Throughout the presidential campaign, we saw a worrisome uptick in expressions of bigotry, including Islamophobia, anti-Semitism and anti-Hispanic and anti-immigrant rhetoric; much of it clearly in response to demagogic rhetoric in the campaign itself. In the last nine months since the election the number of hate crimes have soared. Mosques, synagogues and other houses of worship across the country have been desecrated by swastikas and hateful slogans, while in diverse cities, Muslim women have been assaulted by bigots, intent on tearing off their hijabs. Just this past Saturday morning, an explosive device was thrown from a vehicle into the Dar Al Farooq Islamic Center in Bloomington, Minnesota. Luckily, the blast didn’t kill anyone as worshippers were still preparing for their morning prayers but it caused damage to the Imam’s office. The social media sphere immediately called this out for what it was – a terror attack – and now days later, we still await President Trump’s comment on this.
Yes, there is reason for concern about recent developments, but let us not forget there is plenty of good news as well — news which too often goes unreported in the media — about how members of the America’s diverse faith and ethnic communities have been reaching out to each other and working together on behalf of an inclusive and pluralistic America. Specifically, in response to the disturbing explosion of anti-Muslim bigotry, we have seen the rise of interfaith initiatives dedicated to standing up for American Muslims.
Ten years ago, in the fall of 2007, the Foundation for Ethnic Understanding (FFEU) initiated the first-ever Summit of North American Imams and Rabbis in New York. In the decade since, Imam Shamsi Ali and I have worked together on a sustained basis with synagogues, mosques and Muslim and Jewish organizations across the U.S. and around the world to strengthen ties between our two communities on both the grass roots and leadership levels.
One of the most important principles of the work we have spearheaded is that Muslims and Jews must stand up for each other if either community is demonized, discriminated against or victimized by hate crimes or violence. Early on in this process, we saw prominent American Muslim leaders like Dr. Sayyid Syeed, National President of the Islamic Society of North America (ISNA) stepping forward to denounce Holocaust denial by professed Islamic groups like Hamas as immoral and un-Islamic. In 2011, the two of us hosted a public rally in Times Square to denounce anti-Muslim hearings in the U.S. House of Representatives during which I proudly said, “When my Muslim brothers and sisters are wrongly under attack, today I am a Muslim too.”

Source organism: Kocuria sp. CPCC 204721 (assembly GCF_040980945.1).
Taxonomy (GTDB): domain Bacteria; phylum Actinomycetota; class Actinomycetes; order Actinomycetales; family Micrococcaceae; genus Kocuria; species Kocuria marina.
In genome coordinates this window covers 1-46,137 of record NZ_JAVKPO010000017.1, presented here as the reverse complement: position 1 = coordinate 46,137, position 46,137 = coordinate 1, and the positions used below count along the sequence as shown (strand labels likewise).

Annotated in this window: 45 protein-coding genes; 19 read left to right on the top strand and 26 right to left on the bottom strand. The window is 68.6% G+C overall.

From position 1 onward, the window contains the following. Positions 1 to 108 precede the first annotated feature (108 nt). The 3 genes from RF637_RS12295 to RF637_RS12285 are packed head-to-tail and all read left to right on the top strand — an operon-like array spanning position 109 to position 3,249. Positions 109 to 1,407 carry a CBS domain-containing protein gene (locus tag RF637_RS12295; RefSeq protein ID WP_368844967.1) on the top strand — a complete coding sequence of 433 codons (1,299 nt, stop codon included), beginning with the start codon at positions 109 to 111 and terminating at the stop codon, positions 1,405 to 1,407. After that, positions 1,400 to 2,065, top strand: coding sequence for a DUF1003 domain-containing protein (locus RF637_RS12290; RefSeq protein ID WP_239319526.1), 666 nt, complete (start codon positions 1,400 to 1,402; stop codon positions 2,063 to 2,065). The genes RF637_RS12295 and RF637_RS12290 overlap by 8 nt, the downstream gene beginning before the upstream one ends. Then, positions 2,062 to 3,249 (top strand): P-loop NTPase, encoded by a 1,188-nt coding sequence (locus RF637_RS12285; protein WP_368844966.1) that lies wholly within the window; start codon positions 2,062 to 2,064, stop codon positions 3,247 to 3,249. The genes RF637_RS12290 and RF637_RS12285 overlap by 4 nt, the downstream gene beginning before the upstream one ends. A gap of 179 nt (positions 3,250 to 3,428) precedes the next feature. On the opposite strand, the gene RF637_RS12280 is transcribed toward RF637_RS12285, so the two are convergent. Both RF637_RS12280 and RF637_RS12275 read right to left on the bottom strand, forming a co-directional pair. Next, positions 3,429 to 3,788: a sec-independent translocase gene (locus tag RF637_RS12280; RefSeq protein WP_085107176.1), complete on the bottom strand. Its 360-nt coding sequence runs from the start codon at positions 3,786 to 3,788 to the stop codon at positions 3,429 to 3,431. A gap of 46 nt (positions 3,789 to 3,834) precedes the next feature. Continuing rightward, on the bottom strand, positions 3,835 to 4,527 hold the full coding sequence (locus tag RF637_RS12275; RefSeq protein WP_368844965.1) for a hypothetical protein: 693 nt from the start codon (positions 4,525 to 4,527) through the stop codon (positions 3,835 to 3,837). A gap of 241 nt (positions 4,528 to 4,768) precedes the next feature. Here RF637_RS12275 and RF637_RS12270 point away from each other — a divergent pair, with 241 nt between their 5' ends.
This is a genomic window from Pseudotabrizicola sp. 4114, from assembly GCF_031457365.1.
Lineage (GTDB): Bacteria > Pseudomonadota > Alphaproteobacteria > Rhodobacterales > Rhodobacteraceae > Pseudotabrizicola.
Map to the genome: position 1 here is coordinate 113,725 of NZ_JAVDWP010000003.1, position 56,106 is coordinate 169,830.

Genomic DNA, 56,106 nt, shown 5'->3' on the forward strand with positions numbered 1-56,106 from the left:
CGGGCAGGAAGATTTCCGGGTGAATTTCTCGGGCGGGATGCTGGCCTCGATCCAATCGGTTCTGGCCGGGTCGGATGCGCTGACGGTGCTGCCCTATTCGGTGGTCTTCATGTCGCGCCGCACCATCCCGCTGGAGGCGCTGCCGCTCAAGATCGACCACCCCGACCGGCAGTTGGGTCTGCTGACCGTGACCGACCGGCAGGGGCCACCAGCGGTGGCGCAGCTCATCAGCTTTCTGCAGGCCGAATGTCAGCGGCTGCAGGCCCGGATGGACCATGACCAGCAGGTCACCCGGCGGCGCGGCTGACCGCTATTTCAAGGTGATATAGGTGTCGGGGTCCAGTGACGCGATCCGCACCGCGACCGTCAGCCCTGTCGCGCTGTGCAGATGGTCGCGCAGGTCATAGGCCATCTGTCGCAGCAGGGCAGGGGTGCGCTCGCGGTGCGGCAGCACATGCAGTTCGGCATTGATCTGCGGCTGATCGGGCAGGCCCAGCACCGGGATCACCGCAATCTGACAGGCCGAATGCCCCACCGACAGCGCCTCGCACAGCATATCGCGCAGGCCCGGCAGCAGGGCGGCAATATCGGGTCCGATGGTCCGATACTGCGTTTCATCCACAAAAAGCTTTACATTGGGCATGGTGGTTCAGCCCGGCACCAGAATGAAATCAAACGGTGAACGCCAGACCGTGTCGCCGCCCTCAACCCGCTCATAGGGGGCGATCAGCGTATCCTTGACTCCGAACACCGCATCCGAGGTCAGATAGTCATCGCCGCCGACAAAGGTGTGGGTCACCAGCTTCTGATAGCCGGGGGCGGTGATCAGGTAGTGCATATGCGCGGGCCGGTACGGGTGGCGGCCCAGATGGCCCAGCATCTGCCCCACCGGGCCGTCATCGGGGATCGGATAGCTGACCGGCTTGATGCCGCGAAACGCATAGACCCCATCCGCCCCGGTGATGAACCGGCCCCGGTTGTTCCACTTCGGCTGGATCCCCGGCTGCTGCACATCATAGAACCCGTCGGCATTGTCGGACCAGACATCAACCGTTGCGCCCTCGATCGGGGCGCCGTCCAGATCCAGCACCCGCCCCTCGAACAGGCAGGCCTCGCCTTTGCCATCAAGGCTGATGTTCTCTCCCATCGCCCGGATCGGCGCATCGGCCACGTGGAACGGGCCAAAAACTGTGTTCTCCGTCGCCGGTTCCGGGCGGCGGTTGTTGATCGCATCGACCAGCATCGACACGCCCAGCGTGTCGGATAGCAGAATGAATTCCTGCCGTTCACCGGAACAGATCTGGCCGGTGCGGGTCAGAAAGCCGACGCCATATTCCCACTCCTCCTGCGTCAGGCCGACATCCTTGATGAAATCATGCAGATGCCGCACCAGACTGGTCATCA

At about the same time, we saw the emergence of the Shoulder to Shoulder Campaign, a Washington-based coalition of national Christian and Jewish organizations, including the National Council of Churches, U.S. Council of Catholic Bishops, Union for Reform Judaism and Jewish Theological Seminary, which have worked together fruitfully to fight against Islamophobia and uphold American values.
In the wake of the Presidential election, prominent Interfaith leaders gathered outside Washington’s Masjid Muhammad under the aegis of the Shoulder to Shoulder Campaign to proclaim, “We, the religious institutions of this great nation, stand shoulder to shoulder with each other in support of our Muslim brothers and sisters. No one should fear for their own safety in this country because of how they dress, how they pray or how recently they arrived.”
We have also seen encouraging evidence that elected officials – including Republicans – are responding to the calls by the Interfaith community to protect Muslims. On December 19, 2016 the majority of members of the New Jersey State Senate and Assembly – Republicans and Democrats alike – came together to take the ‘Stand Up for the Other’ pledge written by Dr. Ali Chaudry, a longtime friend and collaborator of FFEU who recently founded the New Jersey Interfaith Coalition. The pledge reads, “While interacting with members of my own faith, ethnic or gender community, or with others, if I hear hateful comments from anyone about members of any other community, I pledge to stand up for the Other and challenge bigotry in any form.”
We must stand in solidarity with our Muslim brothers and sisters and forcefully push back if steps are taken that violate their constitutionally protected rights as American citizens. We must remain true to our democratic traditions. At this moment of testing, let all of us take a deep breath and agree to live up to the core beliefs in compassion and human dignity that undergird our respective faiths as well as American democracy. If we resolve together to stand up for each other and to protect the rights of Muslims and other faith or ethnic communities that might be demonized or discriminated against, there is no question that we will prevail over fear and bigotry.